South Koreans Are Stuck With Internet Explorer - BestCyberNews: Online News Presenter in the present world

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South Koreans Are Stuck With Internet Explorer

South Korea is renowned for its digital innovation, with coast-to-coast broadband and a 4G LTE network that reaches into Seoul’s subway system. But this tech-savvy country is stuck in a time warp in one way: its slavish dependence on Internet Explorer.

The South Korea Security law was passed in 1999 requiring citizens to use IE exclusively for shopping and banking. The government created "digital certificates" for citizens with their personal information shared with stores using ActiveX — a plugin created by Microsoft.

In South Koreans who use other browsers such as Chrome or Safari, online shopping often begins with a pop-up notice warning that they might not be able to buy what they came for.

“Purchases can only be made through Internet Explorer,”

From WaPo:


Few South Korean computer users are campaigning to keep the current system. The greater obstacle comes from the government, and from the major banks and credit card companies that have followed its path.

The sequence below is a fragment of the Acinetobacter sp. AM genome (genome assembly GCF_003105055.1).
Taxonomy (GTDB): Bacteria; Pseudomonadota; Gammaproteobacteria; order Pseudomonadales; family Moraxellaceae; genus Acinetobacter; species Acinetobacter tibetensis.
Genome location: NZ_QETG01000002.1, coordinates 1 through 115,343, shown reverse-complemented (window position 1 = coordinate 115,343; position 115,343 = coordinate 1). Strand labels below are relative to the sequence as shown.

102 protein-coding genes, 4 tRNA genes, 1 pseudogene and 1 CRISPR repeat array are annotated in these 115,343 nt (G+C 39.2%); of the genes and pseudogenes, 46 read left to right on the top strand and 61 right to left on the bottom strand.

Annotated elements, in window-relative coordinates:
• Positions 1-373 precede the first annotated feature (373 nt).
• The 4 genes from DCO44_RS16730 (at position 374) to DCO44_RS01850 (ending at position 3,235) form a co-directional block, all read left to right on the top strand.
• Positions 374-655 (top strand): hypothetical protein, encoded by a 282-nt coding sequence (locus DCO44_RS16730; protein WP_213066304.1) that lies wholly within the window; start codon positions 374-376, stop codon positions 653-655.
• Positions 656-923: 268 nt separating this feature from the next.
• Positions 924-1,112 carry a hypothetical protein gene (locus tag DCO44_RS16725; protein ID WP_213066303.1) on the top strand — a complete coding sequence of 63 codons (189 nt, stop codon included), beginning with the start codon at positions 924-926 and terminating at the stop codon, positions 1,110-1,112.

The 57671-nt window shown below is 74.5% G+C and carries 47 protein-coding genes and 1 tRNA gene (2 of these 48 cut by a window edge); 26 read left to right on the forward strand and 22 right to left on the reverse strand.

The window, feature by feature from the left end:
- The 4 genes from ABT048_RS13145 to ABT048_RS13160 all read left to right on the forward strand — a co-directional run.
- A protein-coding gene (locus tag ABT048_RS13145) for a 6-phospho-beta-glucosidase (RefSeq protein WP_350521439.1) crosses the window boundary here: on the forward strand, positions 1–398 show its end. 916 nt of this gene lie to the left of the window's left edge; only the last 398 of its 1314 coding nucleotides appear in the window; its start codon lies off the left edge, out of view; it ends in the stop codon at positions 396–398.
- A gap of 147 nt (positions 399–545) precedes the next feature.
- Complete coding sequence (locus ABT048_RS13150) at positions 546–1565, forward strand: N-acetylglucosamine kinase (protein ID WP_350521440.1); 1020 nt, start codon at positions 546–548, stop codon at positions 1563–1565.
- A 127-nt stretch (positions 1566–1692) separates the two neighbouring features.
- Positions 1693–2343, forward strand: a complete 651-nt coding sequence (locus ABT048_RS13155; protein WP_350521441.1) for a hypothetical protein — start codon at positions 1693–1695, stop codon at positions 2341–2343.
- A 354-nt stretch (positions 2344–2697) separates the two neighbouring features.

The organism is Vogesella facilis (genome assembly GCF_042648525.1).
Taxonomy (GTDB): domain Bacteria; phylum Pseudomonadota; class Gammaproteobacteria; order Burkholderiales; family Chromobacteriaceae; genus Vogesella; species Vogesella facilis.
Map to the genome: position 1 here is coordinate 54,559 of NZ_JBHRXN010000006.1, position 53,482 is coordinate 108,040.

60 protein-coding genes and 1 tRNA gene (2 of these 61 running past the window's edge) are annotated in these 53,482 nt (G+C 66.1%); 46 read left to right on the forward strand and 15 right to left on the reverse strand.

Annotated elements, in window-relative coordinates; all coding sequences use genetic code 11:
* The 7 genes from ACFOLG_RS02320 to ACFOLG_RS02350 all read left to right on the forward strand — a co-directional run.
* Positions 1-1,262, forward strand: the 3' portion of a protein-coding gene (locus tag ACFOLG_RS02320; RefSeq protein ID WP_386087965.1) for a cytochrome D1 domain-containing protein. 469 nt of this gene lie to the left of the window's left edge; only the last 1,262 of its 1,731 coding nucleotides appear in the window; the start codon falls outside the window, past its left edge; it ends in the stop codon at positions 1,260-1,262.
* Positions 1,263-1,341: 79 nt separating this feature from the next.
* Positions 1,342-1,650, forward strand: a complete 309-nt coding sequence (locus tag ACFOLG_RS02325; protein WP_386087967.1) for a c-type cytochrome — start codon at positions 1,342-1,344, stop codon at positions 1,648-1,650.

When Aladin, Korea’s fourth-largest online bookseller, tried this year to institute a system similar to PayPal’s, a slew of domestic credit card companies rejected the payments. Chung Tae-young, the chief executive of Hyundai Card, wrote on Twitter that Aladin’s system “wasn’t safe.”

Koreans can use other browsers for general surfing, but when they go to an eCommerce website, they'll get a message telling them they need to use IE. That poses even more problems for Apple users, for which IE isn't available.

“We are behind the times, clinging to the old method,” said Rep. Lee Jong-gul of the main opposition Democratic Party, according to  Business Korea .

IE, which still holds nearly 60% market share, has been known in the past for its many bugs and crashes. However, Microsoft claims their latest version 11 is a big improvement and runs 30% faster than other browsers.

Ironically, ActiveX controls can still allow hackers to damage computers if a user visits a malicious website and allows the software to be installed.

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